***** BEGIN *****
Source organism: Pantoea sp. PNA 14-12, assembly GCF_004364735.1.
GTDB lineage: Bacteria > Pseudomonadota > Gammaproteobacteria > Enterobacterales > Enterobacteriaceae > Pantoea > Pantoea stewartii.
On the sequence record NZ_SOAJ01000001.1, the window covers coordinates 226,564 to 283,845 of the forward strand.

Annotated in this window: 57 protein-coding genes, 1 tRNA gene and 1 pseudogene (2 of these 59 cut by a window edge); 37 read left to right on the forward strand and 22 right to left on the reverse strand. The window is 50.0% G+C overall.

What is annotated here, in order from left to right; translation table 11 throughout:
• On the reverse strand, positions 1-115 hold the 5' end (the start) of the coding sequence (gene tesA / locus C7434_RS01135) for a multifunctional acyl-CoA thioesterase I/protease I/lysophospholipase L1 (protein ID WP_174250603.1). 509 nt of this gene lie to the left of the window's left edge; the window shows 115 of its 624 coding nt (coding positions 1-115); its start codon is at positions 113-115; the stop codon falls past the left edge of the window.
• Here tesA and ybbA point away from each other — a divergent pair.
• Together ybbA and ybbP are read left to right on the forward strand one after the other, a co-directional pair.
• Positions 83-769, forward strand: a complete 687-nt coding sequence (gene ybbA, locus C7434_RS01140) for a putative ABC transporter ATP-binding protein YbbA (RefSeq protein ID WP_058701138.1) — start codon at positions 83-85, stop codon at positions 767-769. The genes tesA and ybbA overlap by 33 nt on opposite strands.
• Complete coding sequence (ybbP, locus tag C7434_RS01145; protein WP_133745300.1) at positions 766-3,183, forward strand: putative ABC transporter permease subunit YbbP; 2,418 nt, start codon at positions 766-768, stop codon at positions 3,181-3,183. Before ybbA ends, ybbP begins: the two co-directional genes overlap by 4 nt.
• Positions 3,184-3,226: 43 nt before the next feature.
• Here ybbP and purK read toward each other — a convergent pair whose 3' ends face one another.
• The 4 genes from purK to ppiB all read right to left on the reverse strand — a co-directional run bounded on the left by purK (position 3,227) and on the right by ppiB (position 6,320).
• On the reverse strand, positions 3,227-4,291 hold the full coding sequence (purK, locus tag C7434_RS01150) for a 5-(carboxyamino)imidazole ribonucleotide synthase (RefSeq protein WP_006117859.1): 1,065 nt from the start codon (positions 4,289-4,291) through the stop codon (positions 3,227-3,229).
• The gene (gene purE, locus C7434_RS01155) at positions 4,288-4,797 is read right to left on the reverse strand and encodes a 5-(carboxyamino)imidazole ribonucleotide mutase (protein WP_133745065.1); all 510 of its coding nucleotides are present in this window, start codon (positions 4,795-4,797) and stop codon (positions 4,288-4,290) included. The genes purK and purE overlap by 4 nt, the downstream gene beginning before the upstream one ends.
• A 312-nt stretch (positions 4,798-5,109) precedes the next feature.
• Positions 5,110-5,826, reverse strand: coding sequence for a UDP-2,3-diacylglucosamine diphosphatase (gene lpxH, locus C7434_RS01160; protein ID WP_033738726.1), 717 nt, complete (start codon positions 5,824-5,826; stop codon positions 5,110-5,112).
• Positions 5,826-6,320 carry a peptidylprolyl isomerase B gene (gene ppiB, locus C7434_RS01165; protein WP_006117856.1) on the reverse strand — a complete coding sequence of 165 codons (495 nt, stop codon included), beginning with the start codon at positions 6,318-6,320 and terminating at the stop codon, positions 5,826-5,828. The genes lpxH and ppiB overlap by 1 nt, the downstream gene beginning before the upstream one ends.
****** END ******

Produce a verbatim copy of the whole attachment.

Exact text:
Source organism: Pantoea sp. PNA 14-12, assembly GCF_004364735.1.
GTDB lineage: Bacteria > Pseudomonadota > Gammaproteobacteria > Enterobacterales > Enterobacteriaceae > Pantoea > Pantoea stewartii.
On the sequence record NZ_SOAJ01000001.1, the window covers coordinates 226,564 to 283,845 of the forward strand.

Annotated in this window: 57 protein-coding genes, 1 tRNA gene and 1 pseudogene (2 of these 59 cut by a window edge); 37 read left to right on the forward strand and 22 right to left on the reverse strand. The window is 50.0% G+C overall.

What is annotated here, in order from left to right; translation table 11 throughout:
• On the reverse strand, positions 1-115 hold the 5' end (the start) of the coding sequence (gene tesA / locus C7434_RS01135) for a multifunctional acyl-CoA thioesterase I/protease I/lysophospholipase L1 (protein ID WP_174250603.1). 509 nt of this gene lie to the left of the window's left edge; the window shows 115 of its 624 coding nt (coding positions 1-115); its start codon is at positions 113-115; the stop codon falls past the left edge of the window.
• Here tesA and ybbA point away from each other — a divergent pair.
• Together ybbA and ybbP are read left to right on the forward strand one after the other, a co-directional pair.
• Positions 83-769, forward strand: a complete 687-nt coding sequence (gene ybbA, locus C7434_RS01140) for a putative ABC transporter ATP-binding protein YbbA (RefSeq protein ID WP_058701138.1) — start codon at positions 83-85, stop codon at positions 767-769. The genes tesA and ybbA overlap by 33 nt on opposite strands.
• Complete coding sequence (ybbP, locus tag C7434_RS01145; protein WP_133745300.1) at positions 766-3,183, forward strand: putative ABC transporter permease subunit YbbP; 2,418 nt, start codon at positions 766-768, stop codon at positions 3,181-3,183. Before ybbA ends, ybbP begins: the two co-directional genes overlap by 4 nt.
• Positions 3,184-3,226: 43 nt before the next feature.
• Here ybbP and purK read toward each other — a convergent pair whose 3' ends face one another.
• The 4 genes from purK to ppiB all read right to left on the reverse strand — a co-directional run bounded on the left by purK (position 3,227) and on the right by ppiB (position 6,320).
• On the reverse strand, positions 3,227-4,291 hold the full coding sequence (purK, locus tag C7434_RS01150) for a 5-(carboxyamino)imidazole ribonucleotide synthase (RefSeq protein WP_006117859.1): 1,065 nt from the start codon (positions 4,289-4,291) through the stop codon (positions 3,227-3,229).
• The gene (gene purE, locus C7434_RS01155) at positions 4,288-4,797 is read right to left on the reverse strand and encodes a 5-(carboxyamino)imidazole ribonucleotide mutase (protein WP_133745065.1); all 510 of its coding nucleotides are present in this window, start codon (positions 4,795-4,797) and stop codon (positions 4,288-4,290) included. The genes purK and purE overlap by 4 nt, the downstream gene beginning before the upstream one ends.
• A 312-nt stretch (positions 4,798-5,109) precedes the next feature.
• Positions 5,110-5,826, reverse strand: coding sequence for a UDP-2,3-diacylglucosamine diphosphatase (gene lpxH, locus C7434_RS01160; protein ID WP_033738726.1), 717 nt, complete (start codon positions 5,824-5,826; stop codon positions 5,110-5,112).
• Positions 5,826-6,320 carry a peptidylprolyl isomerase B gene (gene ppiB, locus C7434_RS01165; protein WP_006117856.1) on the reverse strand — a complete coding sequence of 165 codons (495 nt, stop codon included), beginning with the start codon at positions 6,318-6,320 and terminating at the stop codon, positions 5,826-5,828. The genes lpxH and ppiB overlap by 1 nt, the downstream gene beginning before the upstream one ends.